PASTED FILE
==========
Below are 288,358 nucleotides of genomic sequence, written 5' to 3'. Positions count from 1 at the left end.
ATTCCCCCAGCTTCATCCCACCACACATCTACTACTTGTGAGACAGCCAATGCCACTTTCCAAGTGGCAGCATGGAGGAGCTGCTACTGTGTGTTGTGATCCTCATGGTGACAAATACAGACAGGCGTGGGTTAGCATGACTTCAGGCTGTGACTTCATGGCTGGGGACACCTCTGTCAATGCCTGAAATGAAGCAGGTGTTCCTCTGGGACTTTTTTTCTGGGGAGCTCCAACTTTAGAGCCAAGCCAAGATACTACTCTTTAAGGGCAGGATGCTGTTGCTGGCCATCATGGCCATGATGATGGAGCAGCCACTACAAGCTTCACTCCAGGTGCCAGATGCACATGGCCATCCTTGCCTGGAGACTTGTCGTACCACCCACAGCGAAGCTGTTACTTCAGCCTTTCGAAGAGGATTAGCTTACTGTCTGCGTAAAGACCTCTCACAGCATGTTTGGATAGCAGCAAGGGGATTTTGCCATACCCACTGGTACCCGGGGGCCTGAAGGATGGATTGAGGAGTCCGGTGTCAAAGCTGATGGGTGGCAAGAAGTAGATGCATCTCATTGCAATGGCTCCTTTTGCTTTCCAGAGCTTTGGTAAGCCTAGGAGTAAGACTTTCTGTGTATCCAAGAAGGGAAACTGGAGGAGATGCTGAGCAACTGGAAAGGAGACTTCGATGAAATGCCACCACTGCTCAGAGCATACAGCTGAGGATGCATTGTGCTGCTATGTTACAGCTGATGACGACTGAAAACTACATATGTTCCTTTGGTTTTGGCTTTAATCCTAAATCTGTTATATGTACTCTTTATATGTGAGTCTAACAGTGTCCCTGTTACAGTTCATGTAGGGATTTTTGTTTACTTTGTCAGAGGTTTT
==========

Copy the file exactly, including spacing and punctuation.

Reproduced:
Below are 288,358 nucleotides of genomic sequence, written 5' to 3'. Positions count from 1 at the left end.
ATTCCCCCAGCTTCATCCCACCACACATCTACTACTTGTGAGACAGCCAATGCCACTTTCCAAGTGGCAGCATGGAGGAGCTGCTACTGTGTGTTGTGATCCTCATGGTGACAAATACAGACAGGCGTGGGTTAGCATGACTTCAGGCTGTGACTTCATGGCTGGGGACACCTCTGTCAATGCCTGAAATGAAGCAGGTGTTCCTCTGGGACTTTTTTTCTGGGGAGCTCCAACTTTAGAGCCAAGCCAAGATACTACTCTTTAAGGGCAGGATGCTGTTGCTGGCCATCATGGCCATGATGATGGAGCAGCCACTACAAGCTTCACTCCAGGTGCCAGATGCACATGGCCATCCTTGCCTGGAGACTTGTCGTACCACCCACAGCGAAGCTGTTACTTCAGCCTTTCGAAGAGGATTAGCTTACTGTCTGCGTAAAGACCTCTCACAGCATGTTTGGATAGCAGCAAGGGGATTTTGCCATACCCACTGGTACCCGGGGGCCTGAAGGATGGATTGAGGAGTCCGGTGTCAAAGCTGATGGGTGGCAAGAAGTAGATGCATCTCATTGCAATGGCTCCTTTTGCTTTCCAGAGCTTTGGTAAGCCTAGGAGTAAGACTTTCTGTGTATCCAAGAAGGGAAACTGGAGGAGATGCTGAGCAACTGGAAAGGAGACTTCGATGAAATGCCACCACTGCTCAGAGCATACAGCTGAGGATGCATTGTGCTGCTATGTTACAGCTGATGACGACTGAAAACTACATATGTTCCTTTGGTTTTGGCTTTAATCCTAAATCTGTTATATGTACTCTTTATATGTGAGTCTAACAGTGTCCCTGTTACAGTTCATGTAGGGATTTTTGTTTACTTTGTCAGAGGTTTT